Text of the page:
Celebrity builder Craig Phillips offers a step-by-step guide for each project, writes Sam Wylie-Harris.
Whether you are a seasoned DIYer or are only just getting started with your new hobby, this summer is all about making the most of your outdoor space.
Here, celebrity builder Craig Phillips, who won the first series of Big Brother and is also a property developer, shares two quick and easy garden builds.
Both of these projects – to make a back garden bar or cute birdhouse – will help you get the most out of your own backyard while enjoying some DIY downtime.
1. Back Garden Bar
What better way to unwind on a warm evening than enjoying a drink in your own garden?
This DIY bar could be the perfect place to host a small social gathering – and your new local just got closer!
You’ll need: Recycled pallet wood (for sides of bar), OSB structural board (for bar top), screws, nails, glue, drill, hand saw, furniture wax, paint (you pick the colour).
Steps: Measure your space and draw up a design to fit. The bar could be a simple, linear structure or an L shape, for example. Remember to include dimensions to ensure there is no confusion when you get underway. Take the pallets apart, de-nail them and sand them down so they are easy to work with.
Use the underside of the pallets for the frame of the bar structure. Measure and cut the four pieces of wood that make the legs of the structure using a saw.
Fix two of the legs together by cutting two more pieces from the underside wood, which match the width of your design. Using your drill and some screws, join the legs together at the top and bottom, so the finished shape resembles an outline of a rectangle.
Repeat the above two steps for the remaining two legs.
Cut six more pieces from the underside wood to the length of your bar design. These will be used to join the two sides together, with two lengths across the top, bottom and in the middle of the structure.
To clad the sides of the bar, use the slats of the pallets. Apply glue to the structure, place a slat down and then nail it. They may be too long, but once they are all secured down, you can cut them to the right size.
For the bar top, place the OSB on the cladded structure. Leaving a little bit of a hangover on each side, cut the board to size. Before you fix the top, paint the sides of the base structure in your chosen colour and apply one coat of furniture wax to the OSB board. Screw the bar top into the base and apply another coat of wax.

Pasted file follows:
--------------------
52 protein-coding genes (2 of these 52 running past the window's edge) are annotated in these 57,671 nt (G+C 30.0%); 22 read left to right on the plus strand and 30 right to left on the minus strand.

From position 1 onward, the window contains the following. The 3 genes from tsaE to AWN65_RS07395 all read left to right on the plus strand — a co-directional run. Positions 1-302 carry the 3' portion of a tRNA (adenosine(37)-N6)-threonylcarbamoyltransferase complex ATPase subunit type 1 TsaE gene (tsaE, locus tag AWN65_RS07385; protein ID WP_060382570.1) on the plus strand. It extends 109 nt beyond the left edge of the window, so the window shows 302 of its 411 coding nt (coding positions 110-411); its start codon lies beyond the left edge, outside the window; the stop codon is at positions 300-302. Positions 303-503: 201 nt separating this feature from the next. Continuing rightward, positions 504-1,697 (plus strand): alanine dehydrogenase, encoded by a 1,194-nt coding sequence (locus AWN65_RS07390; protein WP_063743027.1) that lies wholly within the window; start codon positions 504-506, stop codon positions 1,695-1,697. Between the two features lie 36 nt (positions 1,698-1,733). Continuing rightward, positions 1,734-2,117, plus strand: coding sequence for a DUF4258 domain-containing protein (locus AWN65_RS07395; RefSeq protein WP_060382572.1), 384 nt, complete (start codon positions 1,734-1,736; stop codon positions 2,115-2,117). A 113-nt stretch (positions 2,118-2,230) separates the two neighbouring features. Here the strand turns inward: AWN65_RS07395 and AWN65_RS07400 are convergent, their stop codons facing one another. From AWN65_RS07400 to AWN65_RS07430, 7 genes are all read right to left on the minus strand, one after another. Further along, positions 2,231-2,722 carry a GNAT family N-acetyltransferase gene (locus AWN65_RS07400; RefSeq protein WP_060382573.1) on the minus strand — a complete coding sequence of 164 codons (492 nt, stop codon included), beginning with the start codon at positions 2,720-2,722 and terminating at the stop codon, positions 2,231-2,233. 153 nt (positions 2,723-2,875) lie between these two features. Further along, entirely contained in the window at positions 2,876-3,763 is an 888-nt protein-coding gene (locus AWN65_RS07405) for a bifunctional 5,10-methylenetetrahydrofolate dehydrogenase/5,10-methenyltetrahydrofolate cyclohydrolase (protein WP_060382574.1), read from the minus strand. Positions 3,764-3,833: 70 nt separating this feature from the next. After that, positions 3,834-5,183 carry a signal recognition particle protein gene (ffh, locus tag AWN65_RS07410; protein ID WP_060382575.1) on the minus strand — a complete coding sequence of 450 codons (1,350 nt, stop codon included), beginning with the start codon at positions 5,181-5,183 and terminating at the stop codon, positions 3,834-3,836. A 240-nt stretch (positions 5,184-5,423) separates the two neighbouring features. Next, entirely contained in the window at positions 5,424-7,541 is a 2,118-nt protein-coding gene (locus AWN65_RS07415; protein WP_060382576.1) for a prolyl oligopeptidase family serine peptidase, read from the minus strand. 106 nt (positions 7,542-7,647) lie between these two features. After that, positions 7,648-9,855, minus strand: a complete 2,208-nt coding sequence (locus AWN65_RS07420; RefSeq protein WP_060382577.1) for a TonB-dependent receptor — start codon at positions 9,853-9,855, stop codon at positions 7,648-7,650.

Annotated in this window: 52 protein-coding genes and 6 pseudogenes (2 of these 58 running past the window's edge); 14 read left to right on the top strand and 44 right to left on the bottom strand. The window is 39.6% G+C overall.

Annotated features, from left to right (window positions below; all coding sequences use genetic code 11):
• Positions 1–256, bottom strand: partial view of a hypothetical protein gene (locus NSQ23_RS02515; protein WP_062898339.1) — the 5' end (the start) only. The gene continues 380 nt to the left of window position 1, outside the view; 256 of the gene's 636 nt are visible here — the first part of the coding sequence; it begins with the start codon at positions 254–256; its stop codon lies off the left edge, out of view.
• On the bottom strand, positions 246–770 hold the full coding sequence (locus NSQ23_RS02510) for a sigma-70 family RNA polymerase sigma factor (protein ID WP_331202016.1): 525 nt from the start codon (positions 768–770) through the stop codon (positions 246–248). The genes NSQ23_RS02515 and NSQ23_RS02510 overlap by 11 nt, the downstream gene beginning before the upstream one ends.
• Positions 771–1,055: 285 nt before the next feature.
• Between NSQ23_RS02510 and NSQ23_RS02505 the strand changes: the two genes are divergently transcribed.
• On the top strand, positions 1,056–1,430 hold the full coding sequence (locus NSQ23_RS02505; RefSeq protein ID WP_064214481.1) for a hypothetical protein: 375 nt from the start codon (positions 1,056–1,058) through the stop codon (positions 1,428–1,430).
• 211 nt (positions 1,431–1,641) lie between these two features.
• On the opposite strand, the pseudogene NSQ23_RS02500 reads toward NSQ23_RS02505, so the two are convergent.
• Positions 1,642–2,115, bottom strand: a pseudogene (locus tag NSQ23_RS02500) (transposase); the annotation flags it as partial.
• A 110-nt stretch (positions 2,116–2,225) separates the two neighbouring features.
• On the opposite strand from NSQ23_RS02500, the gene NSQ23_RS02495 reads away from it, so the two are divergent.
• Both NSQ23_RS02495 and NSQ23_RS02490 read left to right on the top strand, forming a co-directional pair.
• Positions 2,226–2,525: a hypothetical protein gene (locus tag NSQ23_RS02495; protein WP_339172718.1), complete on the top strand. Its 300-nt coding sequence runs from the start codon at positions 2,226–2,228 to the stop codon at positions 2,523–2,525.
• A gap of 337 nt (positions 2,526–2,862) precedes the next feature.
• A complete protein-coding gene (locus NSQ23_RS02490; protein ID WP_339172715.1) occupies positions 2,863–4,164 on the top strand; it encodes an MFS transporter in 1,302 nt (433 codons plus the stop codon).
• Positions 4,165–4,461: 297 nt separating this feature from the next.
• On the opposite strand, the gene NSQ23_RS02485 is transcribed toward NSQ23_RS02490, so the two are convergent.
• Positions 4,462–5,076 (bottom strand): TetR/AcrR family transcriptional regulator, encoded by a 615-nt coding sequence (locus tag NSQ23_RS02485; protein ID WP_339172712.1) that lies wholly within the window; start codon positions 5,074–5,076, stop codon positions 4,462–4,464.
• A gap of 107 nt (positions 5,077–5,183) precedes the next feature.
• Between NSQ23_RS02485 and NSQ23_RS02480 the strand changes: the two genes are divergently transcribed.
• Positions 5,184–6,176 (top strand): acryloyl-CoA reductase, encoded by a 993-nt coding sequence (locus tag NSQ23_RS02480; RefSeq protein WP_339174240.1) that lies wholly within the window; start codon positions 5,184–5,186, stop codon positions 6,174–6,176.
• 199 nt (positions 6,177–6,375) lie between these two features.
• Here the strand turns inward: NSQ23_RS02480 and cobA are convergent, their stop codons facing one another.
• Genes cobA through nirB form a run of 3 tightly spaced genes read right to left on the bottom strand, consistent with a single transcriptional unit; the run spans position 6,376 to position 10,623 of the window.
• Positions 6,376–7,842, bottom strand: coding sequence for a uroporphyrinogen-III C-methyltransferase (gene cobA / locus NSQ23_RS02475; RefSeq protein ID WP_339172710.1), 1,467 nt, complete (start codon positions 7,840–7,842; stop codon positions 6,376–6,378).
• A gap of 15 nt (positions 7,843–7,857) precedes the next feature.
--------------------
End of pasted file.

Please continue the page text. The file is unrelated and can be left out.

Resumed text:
These are the instructions for a simple, linear bar, but if your design is more complex, an L shape, for example, repeat as necessary for each section.
Putting up a birdhouse is a great way to attract nature and new life to your garden.
Easy to build and decorate, this project can be a fun activity to involve the kids in too, though it will need close adult supervision. If birds later move in, the children will be so excited!
You’ll need: Wood, saw, drill, tape measure, hammer, nails, glue.
Steps: Cut a piece of wood 170mm wide and 300mm long for the back panel of the bird house. For the side panels, you’ll need to cut two pieces that are 230mm long and 100mm wide.
The top edges of these, which will join with the roof of the structure, will be slanted. So, from one corner, cut the edge at a 45 degree slant. Repeat this on both pieces of wood.
For the front panel, cut a piece of wood 170mm wide and the same height as the shorter length of the side panels. The top edge of this piece needs to be cut at a 45 degree angle so that when the slanted roof is placed on top, this panel adjoins with it perfectly.
For the base, cut a piece which is 170mm in length and 100mm wide.
The roof should hang over the front panel by 30mm. However, like the front panel, the back edge, which will join with the back panel, needs to be cut at a 45 degree angle so it fits against it seamlessly.
Lay the back panel flat on your table. Glue the side panels onto the back panel and then the base to the back and sides. Glue the front panel to the sides and base, ensuring that slanted edge aligns with the slanted edges of the side panels. Hammer in some nails along the glued joints for greater security.
On the front panel, draw a small circle in the centre. Cut out the circle with a drill. This is where birds will enter the house.
Drill a smaller hole directly underneath. This should be just wide enough for a dowel to fit, so the bird has something to stand on. Rather than drilling all the way through, drill half way through the depth of the front panel, fill it with glue and stick the dowel in.
Using glue and nails, fix the roof onto the house. On the overlapping section of the back panel, drill a hole in each corner so it can be secured to a tree, wall or fence etc. Sand the edges, decorate and place your birdhouse where you wish.
For more DIY builds, visit CraigPhillips.co.uk